Maybe Its Generational

I was thinking about this on the vanpool to work. Maybe it’s generational.

Let me rewind. I grew up in the broadcast television era. We didn’t have cable back then. All TV was ad supported, except NET (oops) PBS, which was either educational or showing “Upstairs Downstairs”. It was also the era when Heinlein was still writing, so my generation understood there wasn’t a free lunch. Nothing was free: it was all paid for in some manner, usually by advertising (commercials during a show, underwriting by sponsors, product placement). We also learned that businesses are rarely in business to lose money (except non-profits, and even then they aim to break even).

Add to that the fact that I’ve spent over 25 years either playing board games, or working in a business where I interpret written requirements and published criteria. Thus, I have learned the importance of speaking correctly, of not using ambiguous terms, and of teasing the meaning of out discussions.

So it is with interest I’ve been following the current bru-ha-ha about LiveJournal Inc.’s decision to stop offering new “Basic” accounts (i.e., ad-free no-charge accounts). Those who created their accounts before March 12, 2008 can still downgrade to “Basic”, but no new ones have been created. This has been “discussed” (I use the term lightly, as discussion is two-way) in recent news posts, and has been predictably entertaining. Folks in those discussions are upset about Livejournal breaking promises, about Livejournal eliminating free accounts, or about Livejournal taking away free accounts. If you read it, you get the sense that the end of the world is upon us because of this, as if the Strikethrough activity of 2007, the Breastfeeding Icon activity of 2006, or the Six-Apart Purchase of 2005 didn’t do it already.

Of course, I just had to jump into the frey fray, pointing out the misuse of terms. Of course one can still create free accounts — they just have ads on them. No one is taking away free accounts: you can always downgrade to ad-supported no-cost, or if you created your account before March 12, ad-free no-cost. But they still complain, arguing that there is still a cost to ads in the fact that the brain cells have to process them. Sigh. Further, I’m called names or insulted as a Livejournal lackey when pointing these things out.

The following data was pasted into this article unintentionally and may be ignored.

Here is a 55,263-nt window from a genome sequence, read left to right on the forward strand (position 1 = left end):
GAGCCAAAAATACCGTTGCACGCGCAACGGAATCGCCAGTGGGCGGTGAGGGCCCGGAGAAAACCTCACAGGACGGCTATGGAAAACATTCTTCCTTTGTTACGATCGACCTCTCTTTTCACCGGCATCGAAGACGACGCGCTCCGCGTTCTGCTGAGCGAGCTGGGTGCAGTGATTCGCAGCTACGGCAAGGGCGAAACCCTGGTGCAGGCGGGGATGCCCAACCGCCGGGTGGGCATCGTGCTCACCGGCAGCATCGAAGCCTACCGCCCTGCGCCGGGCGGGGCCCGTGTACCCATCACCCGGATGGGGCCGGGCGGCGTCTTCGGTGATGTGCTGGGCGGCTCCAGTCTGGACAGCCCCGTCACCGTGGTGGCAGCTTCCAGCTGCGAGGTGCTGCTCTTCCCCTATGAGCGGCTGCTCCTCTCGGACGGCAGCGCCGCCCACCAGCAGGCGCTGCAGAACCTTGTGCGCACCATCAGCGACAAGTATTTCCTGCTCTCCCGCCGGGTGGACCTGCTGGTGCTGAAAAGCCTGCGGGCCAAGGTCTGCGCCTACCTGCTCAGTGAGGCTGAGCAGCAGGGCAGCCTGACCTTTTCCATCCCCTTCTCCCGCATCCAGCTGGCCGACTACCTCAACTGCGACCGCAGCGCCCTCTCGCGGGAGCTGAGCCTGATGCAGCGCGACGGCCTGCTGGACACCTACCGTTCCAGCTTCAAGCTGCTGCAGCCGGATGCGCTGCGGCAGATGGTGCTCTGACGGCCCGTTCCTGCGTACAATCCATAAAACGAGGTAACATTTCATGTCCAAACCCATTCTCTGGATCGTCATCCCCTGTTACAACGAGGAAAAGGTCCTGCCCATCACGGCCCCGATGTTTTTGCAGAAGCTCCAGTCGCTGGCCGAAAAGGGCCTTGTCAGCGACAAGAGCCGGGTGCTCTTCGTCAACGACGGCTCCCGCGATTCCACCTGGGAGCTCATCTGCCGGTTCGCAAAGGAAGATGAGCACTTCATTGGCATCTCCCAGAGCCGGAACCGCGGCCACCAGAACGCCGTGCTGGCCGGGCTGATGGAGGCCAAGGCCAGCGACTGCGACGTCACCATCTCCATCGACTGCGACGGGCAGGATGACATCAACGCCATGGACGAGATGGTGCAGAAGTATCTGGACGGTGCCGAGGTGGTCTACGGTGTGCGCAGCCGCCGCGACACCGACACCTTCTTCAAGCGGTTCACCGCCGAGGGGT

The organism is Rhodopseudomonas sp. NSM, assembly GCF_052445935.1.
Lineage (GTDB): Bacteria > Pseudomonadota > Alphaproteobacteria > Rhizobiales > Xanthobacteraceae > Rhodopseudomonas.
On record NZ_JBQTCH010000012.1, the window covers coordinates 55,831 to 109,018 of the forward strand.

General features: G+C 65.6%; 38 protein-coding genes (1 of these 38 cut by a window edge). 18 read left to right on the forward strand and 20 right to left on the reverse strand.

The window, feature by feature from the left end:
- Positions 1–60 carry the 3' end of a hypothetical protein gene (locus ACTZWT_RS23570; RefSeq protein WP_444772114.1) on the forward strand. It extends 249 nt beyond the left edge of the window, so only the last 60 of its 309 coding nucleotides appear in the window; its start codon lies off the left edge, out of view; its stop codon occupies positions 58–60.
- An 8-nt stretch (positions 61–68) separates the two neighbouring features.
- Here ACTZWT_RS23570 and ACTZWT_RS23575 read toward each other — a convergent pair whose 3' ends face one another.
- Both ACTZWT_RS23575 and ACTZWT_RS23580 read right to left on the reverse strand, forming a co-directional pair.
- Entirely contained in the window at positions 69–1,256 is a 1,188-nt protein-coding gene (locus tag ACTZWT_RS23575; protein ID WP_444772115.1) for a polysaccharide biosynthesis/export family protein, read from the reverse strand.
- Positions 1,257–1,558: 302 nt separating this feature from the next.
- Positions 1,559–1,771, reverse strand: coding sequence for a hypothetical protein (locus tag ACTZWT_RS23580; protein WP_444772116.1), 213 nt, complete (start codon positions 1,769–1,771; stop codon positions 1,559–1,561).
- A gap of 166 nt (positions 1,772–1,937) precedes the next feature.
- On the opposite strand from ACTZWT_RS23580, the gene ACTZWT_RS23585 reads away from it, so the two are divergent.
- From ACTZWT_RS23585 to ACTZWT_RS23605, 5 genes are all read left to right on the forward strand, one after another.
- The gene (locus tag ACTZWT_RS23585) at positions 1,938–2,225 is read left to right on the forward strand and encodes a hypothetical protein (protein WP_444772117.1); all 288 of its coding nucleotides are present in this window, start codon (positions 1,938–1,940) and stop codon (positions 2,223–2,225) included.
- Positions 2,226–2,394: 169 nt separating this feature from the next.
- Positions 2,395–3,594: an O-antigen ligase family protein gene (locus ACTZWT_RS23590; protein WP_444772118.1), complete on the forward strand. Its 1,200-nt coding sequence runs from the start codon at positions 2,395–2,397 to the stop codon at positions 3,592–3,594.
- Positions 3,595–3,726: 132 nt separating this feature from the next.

As I said, perhaps this is generational. My generation is used to advertising supporting media — be is newpapers, radio, or television. Why should forms of entertainment on the Internet be different. One can pay cash if one doesn’t want the ads. But the younger generation (who didn’t even have to walk 20 miles through the snows of Southern California to get to school) perhaps doesn’t see things that way. They come from the era of cable and satellite television without ads (of course, they do pay the cable bill), from the era of videotapes and DVDs (with limited ads), of Tivos and iPods (where one can fast-forward through the ads). Perhaps ads are an unacceptable cost to them.

The commentors on the news posts are also upset that Livejournal broke a promise to provide ad-free no-cost accounts. Generation comes into play here. Those of us who are older know that businesses change hands, and that guarantees and warantees made by the previous owner are typically not honored by the new owner. A lifetime guarantee is not your lifetime or the product’s lifetime, but the guarantor’s lifetime. So when they talk about Livejournal breaking their promise, that promise was made by Danga Inc and brad. Six-Apart had no legal obligation to honor it, but they did. Livejournal Inc. has even less obligation to honor it, and they view it as providing no-cost, not ad-free accounts. They bought themselves a businesses, and people are in business to (all together now) make money.

Has Livejournal Inc made mistakes. Yup, they didn’t announce it before hand, and they were not transparent on their rationale for doing it. That’s really a large part of the problem. But they seem to be more aware of this mistake than the previous owners were (who did the same thing, but didn’t fess up). So I still look positively on the new owners.

What makes Livejournal my home for blogging is not the no-cost accounts (I’m permanent, and most long-time users I know are paid). What makes it is the people that are on here. Those of you on my friends list (at least those of you who comment regularly, hint, hint) have grown into a close set of rarely-met friends. Other forums may be free or may not have ads, but they don’t have the key ingredient — you. I think that’s why, for all its foibles, we all stay at LJ.

And now, this is out of my head, and my tea is cool, so its off to my nib pen and inkwell to bleed all over another document…